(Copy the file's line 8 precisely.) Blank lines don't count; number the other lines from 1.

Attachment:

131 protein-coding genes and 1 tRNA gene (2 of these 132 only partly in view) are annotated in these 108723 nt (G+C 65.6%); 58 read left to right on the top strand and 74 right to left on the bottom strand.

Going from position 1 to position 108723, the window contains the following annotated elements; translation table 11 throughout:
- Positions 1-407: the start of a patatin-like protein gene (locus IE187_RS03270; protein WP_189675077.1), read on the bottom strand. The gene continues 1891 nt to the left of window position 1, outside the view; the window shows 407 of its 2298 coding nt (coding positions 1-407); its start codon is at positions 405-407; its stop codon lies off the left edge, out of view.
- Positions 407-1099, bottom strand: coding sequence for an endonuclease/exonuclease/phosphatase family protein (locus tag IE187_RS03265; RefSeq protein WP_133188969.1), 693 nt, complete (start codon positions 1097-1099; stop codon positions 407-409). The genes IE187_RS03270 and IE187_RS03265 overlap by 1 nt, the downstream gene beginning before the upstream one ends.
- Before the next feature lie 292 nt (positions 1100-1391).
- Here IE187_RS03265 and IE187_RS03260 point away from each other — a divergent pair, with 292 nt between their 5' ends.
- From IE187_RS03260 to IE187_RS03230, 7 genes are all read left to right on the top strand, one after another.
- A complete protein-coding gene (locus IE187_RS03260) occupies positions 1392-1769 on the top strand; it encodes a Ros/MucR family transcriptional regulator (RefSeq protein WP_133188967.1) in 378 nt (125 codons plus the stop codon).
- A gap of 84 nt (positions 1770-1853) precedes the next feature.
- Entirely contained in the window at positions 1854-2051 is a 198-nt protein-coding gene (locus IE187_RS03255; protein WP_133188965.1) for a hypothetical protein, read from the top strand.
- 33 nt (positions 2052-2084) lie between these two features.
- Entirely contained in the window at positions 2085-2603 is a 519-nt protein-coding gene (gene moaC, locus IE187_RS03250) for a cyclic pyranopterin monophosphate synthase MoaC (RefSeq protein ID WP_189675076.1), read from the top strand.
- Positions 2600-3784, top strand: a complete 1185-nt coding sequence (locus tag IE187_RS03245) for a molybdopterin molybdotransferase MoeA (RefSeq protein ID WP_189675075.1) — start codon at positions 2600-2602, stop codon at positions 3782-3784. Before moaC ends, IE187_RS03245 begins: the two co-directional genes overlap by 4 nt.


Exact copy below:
- A complete protein-coding gene (locus IE187_RS03260) occupies positions 1392-1769 on the top strand; it encodes a Ros/MucR family transcriptional regulator (RefSeq protein WP_133188967.1) in 378 nt (125 codons plus the stop codon).